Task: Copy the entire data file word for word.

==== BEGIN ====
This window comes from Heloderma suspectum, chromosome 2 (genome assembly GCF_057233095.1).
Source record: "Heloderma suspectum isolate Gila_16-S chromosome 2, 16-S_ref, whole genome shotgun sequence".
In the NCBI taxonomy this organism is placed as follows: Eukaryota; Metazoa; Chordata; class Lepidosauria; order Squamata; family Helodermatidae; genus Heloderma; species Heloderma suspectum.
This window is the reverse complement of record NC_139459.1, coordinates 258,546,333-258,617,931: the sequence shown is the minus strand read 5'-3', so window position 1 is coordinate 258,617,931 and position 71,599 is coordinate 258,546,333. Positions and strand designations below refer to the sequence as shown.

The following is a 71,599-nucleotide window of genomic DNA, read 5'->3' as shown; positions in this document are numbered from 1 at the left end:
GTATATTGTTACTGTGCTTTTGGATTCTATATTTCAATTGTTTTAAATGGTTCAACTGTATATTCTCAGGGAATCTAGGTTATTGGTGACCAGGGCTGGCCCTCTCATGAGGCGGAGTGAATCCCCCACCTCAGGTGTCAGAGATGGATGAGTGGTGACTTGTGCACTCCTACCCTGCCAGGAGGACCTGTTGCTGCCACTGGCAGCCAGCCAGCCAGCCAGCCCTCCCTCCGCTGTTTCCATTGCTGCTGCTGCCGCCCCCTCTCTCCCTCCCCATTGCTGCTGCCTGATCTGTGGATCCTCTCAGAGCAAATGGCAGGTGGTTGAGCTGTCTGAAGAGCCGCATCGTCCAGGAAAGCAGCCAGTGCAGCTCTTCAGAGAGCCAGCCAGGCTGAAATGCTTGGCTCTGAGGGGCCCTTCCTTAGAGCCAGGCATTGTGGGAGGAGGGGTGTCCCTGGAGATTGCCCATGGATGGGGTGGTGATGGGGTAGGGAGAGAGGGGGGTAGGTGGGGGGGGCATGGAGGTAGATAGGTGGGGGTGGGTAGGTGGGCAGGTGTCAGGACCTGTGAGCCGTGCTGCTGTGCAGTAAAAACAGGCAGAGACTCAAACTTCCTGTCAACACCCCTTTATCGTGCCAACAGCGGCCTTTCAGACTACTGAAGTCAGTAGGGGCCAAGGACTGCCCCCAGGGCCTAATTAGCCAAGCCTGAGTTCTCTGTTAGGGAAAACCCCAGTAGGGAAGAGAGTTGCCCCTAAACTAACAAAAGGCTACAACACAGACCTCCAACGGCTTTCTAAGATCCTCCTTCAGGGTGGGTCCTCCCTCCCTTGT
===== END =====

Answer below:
This window comes from Heloderma suspectum, chromosome 2 (genome assembly GCF_057233095.1).
Source record: "Heloderma suspectum isolate Gila_16-S chromosome 2, 16-S_ref, whole genome shotgun sequence".
In the NCBI taxonomy this organism is placed as follows: Eukaryota; Metazoa; Chordata; class Lepidosauria; order Squamata; family Helodermatidae; genus Heloderma; species Heloderma suspectum.
This window is the reverse complement of record NC_139459.1, coordinates 258,546,333-258,617,931: the sequence shown is the minus strand read 5'-3', so window position 1 is coordinate 258,617,931 and position 71,599 is coordinate 258,546,333. Positions and strand designations below refer to the sequence as shown.

The following is a 71,599-nucleotide window of genomic DNA, read 5'->3' as shown; positions in this document are numbered from 1 at the left end:
GTATATTGTTACTGTGCTTTTGGATTCTATATTTCAATTGTTTTAAATGGTTCAACTGTATATTCTCAGGGAATCTAGGTTATTGGTGACCAGGGCTGGCCCTCTCATGAGGCGGAGTGAATCCCCCACCTCAGGTGTCAGAGATGGATGAGTGGTGACTTGTGCACTCCTACCCTGCCAGGAGGACCTGTTGCTGCCACTGGCAGCCAGCCAGCCAGCCAGCCCTCCCTCCGCTGTTTCCATTGCTGCTGCTGCCGCCCCCTCTCTCCCTCCCCATTGCTGCTGCCTGATCTGTGGATCCTCTCAGAGCAAATGGCAGGTGGTTGAGCTGTCTGAAGAGCCGCATCGTCCAGGAAAGCAGCCAGTGCAGCTCTTCAGAGAGCCAGCCAGGCTGAAATGCTTGGCTCTGAGGGGCCCTTCCTTAGAGCCAGGCATTGTGGGAGGAGGGGTGTCCCTGGAGATTGCCCATGGATGGGGTGGTGATGGGGTAGGGAGAGAGGGGGGTAGGTGGGGGGGGCATGGAGGTAGATAGGTGGGGGTGGGTAGGTGGGCAGGTGTCAGGACCTGTGAGCCGTGCTGCTGTGCAGTAAAAACAGGCAGAGACTCAAACTTCCTGTCAACACCCCTTTATCGTGCCAACAGCGGCCTTTCAGACTACTGAAGTCAGTAGGGGCCAAGGACTGCCCCCAGGGCCTAATTAGCCAAGCCTGAGTTCTCTGTTAGGGAAAACCCCAGTAGGGAAGAGAGTTGCCCCTAAACTAACAAAAGGCTACAACACAGACCTCCAACGGCTTTCTAAGATCCTCCTTCAGGGTGGGTCCTCCCTCCCTTGT